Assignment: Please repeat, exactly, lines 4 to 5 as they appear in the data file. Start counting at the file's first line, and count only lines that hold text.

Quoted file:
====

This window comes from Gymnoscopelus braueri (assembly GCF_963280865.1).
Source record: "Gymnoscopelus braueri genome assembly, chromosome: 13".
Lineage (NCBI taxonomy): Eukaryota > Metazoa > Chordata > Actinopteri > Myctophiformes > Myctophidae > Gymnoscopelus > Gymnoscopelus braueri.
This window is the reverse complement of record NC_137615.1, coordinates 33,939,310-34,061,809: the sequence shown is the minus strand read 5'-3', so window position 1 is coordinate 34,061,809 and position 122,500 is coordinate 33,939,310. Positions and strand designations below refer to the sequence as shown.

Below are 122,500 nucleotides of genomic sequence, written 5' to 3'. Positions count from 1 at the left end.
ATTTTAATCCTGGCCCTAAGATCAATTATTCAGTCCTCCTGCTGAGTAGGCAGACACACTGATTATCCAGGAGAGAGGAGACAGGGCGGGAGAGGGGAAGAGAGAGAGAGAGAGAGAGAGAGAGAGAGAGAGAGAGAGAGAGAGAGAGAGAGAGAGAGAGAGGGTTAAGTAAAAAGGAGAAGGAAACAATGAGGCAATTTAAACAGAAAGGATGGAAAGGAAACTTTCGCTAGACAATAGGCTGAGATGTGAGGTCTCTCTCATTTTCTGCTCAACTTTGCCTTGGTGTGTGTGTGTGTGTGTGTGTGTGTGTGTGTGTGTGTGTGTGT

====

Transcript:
This window is the reverse complement of record NC_137615.1, coordinates 33,939,310-34,061,809: the sequence shown is the minus strand read 5'-3', so window position 1 is coordinate 34,061,809 and position 122,500 is coordinate 33,939,310. Positions and strand designations below refer to the sequence as shown.

Below are 122,500 nucleotides of genomic sequence, written 5' to 3'. Positions count from 1 at the left end.